SETI [ASTRO] Continent-Spanning Radio Telescope Blazes Trails At the Frontiers of Astrophysics

Larry Klaes (
Mon, 07 Jun 1999 20:56:59 -0400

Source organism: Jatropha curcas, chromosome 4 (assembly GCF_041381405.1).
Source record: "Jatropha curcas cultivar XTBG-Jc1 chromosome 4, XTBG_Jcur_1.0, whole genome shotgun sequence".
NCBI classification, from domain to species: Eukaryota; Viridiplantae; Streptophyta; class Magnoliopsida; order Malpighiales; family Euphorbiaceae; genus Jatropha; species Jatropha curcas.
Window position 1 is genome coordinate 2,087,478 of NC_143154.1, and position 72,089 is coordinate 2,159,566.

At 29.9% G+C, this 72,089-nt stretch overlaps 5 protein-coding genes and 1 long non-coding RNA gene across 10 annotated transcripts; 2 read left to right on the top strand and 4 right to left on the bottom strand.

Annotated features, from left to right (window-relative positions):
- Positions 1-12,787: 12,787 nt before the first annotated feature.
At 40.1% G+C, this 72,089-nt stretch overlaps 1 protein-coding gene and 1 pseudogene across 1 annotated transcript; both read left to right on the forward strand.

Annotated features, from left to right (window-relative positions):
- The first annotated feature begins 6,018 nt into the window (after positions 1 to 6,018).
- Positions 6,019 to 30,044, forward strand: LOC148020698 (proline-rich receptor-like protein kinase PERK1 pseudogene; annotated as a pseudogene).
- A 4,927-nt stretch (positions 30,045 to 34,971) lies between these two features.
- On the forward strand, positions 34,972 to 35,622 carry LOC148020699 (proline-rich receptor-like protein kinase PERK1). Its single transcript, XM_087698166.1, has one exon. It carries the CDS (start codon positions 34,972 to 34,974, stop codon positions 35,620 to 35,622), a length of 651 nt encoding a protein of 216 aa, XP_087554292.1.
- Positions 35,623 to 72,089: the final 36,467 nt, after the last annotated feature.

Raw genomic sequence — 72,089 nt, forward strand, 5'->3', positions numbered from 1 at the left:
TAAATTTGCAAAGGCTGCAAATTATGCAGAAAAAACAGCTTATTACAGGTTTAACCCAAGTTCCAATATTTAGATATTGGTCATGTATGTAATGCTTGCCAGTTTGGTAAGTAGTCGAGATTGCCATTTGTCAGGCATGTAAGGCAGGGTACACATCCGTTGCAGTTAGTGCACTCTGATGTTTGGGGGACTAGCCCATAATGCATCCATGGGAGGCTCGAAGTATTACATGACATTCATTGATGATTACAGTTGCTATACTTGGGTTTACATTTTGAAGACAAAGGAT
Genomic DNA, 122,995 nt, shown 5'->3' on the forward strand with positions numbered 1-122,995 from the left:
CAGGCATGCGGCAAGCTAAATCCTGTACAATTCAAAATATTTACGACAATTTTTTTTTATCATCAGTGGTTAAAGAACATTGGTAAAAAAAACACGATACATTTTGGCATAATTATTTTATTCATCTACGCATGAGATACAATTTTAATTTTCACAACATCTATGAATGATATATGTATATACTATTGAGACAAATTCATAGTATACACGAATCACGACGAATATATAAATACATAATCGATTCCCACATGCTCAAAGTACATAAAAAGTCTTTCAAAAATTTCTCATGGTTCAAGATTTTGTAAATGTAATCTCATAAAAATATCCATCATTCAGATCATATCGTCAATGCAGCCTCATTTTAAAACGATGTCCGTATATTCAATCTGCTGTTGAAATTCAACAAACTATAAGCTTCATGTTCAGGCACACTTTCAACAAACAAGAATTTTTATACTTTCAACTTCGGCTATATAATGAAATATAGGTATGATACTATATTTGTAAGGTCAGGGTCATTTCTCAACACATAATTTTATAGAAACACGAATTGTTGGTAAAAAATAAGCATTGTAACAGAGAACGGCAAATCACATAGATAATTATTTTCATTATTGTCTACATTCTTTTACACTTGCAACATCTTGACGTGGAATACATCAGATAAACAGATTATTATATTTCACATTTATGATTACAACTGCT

>X-Authentication-Warning: majordom set sender to owner-astro using -f >Date: Mon, 7 Jun 1999 19:16:58 GMT >From: Ron Baalke <> >To: >Subject: [ASTRO] Continent-Spanning Radio Telescope Blazes Trails At the Frontiers of Astrophysics >Sender: >Reply-To: Ron Baalke <> > >National Radio Astronomy Observatory >P.O. Box O >Socorro, New Mexico 87801 > > >Contact: >Dave Finley, Public Information Officer >(505) 835-7302 > >FOR RELEASE: June 1, 1999 > >Continent-Spanning Radio Telescope Blazes Trails At the Frontiers of >Astrophysics > >The supersharp radio "vision" of the National Science Foundation's (NSF) >Very Long Baseline Array (VLBA) is revealing unprecedented details of >astronomical objects from stars in our own cosmic neighborhood to galaxies >billions of light-years away. Astronomers from across North America and >beyond are presenting the results of VLBA research at the American >Astronomical Society's (AAS) meeting in Chicago. > >"The VLBA is one of the most powerful tools in the world for astronomy," >said Paul Vanden Bout, Director of the National Radio Astronomy Observatory >(NRAO), which operates the VLBA. "It can produce images hundreds of times >more detailed than those produced by the Hubble Space Telescope, and that >capability has yielded some spectacular scientific results." > >Examples of VLBA research presented at the AAS meeting include the most >accurate measurement ever made of the distance to another galaxy; the >detection of our Solar System's orbital motion around the center of our own >Galaxy; a "movie" showing the expansion of debris from a star's explosion in >a galaxy 11 million light-years away; and a "movie" of gas motions in the >atmosphere of a star more than 1,000 light-years away -- the first time gas >motions have ever been tracked in a star other than the Sun. > >With ten giant dish antennas spread from Hawaii in the Pacific to St. Croix >in the Caribbean, all working together as a single telescope, the VLBA is >"the world's biggest astronomical instrument," Vanden Bout said. > >The VLBA has been in full operation for more than five years. A pair of >sessions at the AAS meeting is devoted to reports of research using the >VLBA. In more than 40 scientific presentations, astronomers tell how they >used the VLBA to gain valuable new information about nearly every area from >the frontiers of astrophysics. > >Some of those reporting on their VLBA research are graduate students working >on their Ph.D degrees. "We are particularly proud that this instrument, one >of the world's premier facilities for astronomy, is being used by the next >generation of astronomers," said Miller Goss, NRAO's Director for VLA/VLBA >Operations. "In addition, we are telling astronomers who have not yet used >the VLBA how we can help them use it for their own research." > >As a national facility provided by the NSF, the VLBA is available free of >charge to scientists, based on peer review of their proposed observing >projects. > >The National Radio Astronomy Observatory is a facility of the National >Science Foundation, operated under cooperative agreement by Associated >Universities, Inc. > > ### > >[IMAGE CAPTION:] > >The VLBA Station at Fort Davis, Texas. > >

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